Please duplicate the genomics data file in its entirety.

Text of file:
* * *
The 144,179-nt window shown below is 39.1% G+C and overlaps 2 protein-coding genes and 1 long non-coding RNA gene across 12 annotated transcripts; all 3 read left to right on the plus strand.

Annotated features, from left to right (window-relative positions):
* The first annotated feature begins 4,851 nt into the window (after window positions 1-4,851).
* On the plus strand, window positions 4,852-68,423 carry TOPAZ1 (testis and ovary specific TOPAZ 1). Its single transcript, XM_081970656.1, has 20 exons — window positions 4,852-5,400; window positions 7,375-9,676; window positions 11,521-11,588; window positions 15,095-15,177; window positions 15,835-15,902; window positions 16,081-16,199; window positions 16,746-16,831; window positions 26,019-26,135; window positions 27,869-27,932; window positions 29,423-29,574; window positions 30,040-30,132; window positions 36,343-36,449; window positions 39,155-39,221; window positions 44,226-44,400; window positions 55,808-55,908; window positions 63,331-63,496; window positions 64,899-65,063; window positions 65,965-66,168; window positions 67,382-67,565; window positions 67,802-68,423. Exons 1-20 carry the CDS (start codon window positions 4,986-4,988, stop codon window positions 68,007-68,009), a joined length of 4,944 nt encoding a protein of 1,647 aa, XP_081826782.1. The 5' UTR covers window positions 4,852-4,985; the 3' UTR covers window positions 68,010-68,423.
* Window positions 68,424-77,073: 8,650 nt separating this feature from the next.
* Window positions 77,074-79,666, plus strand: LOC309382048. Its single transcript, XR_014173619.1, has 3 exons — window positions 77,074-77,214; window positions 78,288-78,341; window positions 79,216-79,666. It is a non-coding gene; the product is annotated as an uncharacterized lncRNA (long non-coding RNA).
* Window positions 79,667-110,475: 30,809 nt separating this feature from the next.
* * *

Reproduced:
The 144,179-nt window shown below is 39.1% G+C and overlaps 2 protein-coding genes and 1 long non-coding RNA gene across 12 annotated transcripts; all 3 read left to right on the plus strand.

Annotated features, from left to right (window-relative positions):
* The first annotated feature begins 4,851 nt into the window (after window positions 1-4,851).
* On the plus strand, window positions 4,852-68,423 carry TOPAZ1 (testis and ovary specific TOPAZ 1). Its single transcript, XM_081970656.1, has 20 exons — window positions 4,852-5,400; window positions 7,375-9,676; window positions 11,521-11,588; window positions 15,095-15,177; window positions 15,835-15,902; window positions 16,081-16,199; window positions 16,746-16,831; window positions 26,019-26,135; window positions 27,869-27,932; window positions 29,423-29,574; window positions 30,040-30,132; window positions 36,343-36,449; window positions 39,155-39,221; window positions 44,226-44,400; window positions 55,808-55,908; window positions 63,331-63,496; window positions 64,899-65,063; window positions 65,965-66,168; window positions 67,382-67,565; window positions 67,802-68,423. Exons 1-20 carry the CDS (start codon window positions 4,986-4,988, stop codon window positions 68,007-68,009), a joined length of 4,944 nt encoding a protein of 1,647 aa, XP_081826782.1. The 5' UTR covers window positions 4,852-4,985; the 3' UTR covers window positions 68,010-68,423.
* Window positions 68,424-77,073: 8,650 nt separating this feature from the next.
* Window positions 77,074-79,666, plus strand: LOC309382048. Its single transcript, XR_014173619.1, has 3 exons — window positions 77,074-77,214; window positions 78,288-78,341; window positions 79,216-79,666. It is a non-coding gene; the product is annotated as an uncharacterized lncRNA (long non-coding RNA).
* Window positions 79,667-110,475: 30,809 nt separating this feature from the next.